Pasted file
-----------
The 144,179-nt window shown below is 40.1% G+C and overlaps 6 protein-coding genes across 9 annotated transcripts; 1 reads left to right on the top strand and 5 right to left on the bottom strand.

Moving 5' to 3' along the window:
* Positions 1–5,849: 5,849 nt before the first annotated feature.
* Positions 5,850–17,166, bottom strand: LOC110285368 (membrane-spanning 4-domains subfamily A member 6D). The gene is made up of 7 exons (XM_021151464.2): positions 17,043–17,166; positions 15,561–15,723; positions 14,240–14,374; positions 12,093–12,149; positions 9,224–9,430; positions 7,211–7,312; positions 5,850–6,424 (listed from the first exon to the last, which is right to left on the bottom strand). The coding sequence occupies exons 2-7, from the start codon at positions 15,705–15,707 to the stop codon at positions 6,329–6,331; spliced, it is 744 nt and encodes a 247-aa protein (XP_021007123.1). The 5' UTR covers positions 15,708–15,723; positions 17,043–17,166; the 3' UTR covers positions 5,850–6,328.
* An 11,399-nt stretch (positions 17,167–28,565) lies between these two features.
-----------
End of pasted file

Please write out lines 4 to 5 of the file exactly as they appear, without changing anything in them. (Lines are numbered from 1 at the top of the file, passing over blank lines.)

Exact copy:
* Positions 5,850–17,166, bottom strand: LOC110285368 (membrane-spanning 4-domains subfamily A member 6D). The gene is made up of 7 exons (XM_021151464.2): positions 17,043–17,166; positions 15,561–15,723; positions 14,240–14,374; positions 12,093–12,149; positions 9,224–9,430; positions 7,211–7,312; positions 5,850–6,424 (listed from the first exon to the last, which is right to left on the bottom strand). The coding sequence occupies exons 2-7, from the start codon at positions 15,705–15,707 to the stop codon at positions 6,329–6,331; spliced, it is 744 nt and encodes a 247-aa protein (XP_021007123.1). The 5' UTR covers positions 15,708–15,723; positions 17,043–17,166; the 3' UTR covers positions 5,850–6,328.
* An 11,399-nt stretch (positions 17,167–28,565) lies between these two features.